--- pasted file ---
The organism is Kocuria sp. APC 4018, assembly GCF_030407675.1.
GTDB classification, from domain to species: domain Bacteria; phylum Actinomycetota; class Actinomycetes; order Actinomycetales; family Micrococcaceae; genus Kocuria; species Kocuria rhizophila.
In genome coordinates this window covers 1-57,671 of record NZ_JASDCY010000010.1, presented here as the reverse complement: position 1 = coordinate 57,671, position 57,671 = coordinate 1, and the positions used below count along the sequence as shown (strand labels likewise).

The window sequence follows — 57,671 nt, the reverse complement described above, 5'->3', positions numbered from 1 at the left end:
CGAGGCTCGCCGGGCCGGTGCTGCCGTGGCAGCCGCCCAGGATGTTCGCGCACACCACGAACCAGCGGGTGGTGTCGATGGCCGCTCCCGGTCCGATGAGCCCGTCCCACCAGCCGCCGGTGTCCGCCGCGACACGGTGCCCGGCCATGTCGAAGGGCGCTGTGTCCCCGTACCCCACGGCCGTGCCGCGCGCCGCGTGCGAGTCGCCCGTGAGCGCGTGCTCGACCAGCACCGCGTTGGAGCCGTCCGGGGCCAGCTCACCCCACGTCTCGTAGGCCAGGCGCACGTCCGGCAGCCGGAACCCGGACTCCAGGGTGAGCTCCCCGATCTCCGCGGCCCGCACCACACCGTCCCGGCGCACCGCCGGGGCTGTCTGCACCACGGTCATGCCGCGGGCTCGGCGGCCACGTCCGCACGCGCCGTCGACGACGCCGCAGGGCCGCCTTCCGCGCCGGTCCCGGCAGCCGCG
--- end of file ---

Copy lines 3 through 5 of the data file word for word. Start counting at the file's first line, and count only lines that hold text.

In genome coordinates this window covers 1-57,671 of record NZ_JASDCY010000010.1, presented here as the reverse complement: position 1 = coordinate 57,671, position 57,671 = coordinate 1, and the positions used below count along the sequence as shown (strand labels likewise).

The window sequence follows — 57,671 nt, the reverse complement described above, 5'->3', positions numbered from 1 at the left end:
CGAGGCTCGCCGGGCCGGTGCTGCCGTGGCAGCCGCCCAGGATGTTCGCGCACACCACGAACCAGCGGGTGGTGTCGATGGCCGCTCCCGGTCCGATGAGCCCGTCCCACCAGCCGCCGGTGTCCGCCGCGACACGGTGCCCGGCCATGTCGAAGGGCGCTGTGTCCCCGTACCCCACGGCCGTGCCGCGCGCCGCGTGCGAGTCGCCCGTGAGCGCGTGCTCGACCAGCACCGCGTTGGAGCCGTCCGGGGCCAGCTCACCCCACGTCTCGTAGGCCAGGCGCACGTCCGGCAGCCGGAACCCGGACTCCAGGGTGAGCTCCCCGATCTCCGCGGCCCGCACCACACCGTCCCGGCGCACCGCCGGGGCTGTCTGCACCACGGTCATGCCGCGGGCTCGGCGGCCACGTCCGCACGCGCCGTCGACGACGCCGCAGGGCCGCCTTCCGCGCCGGTCCCGGCAGCCGCG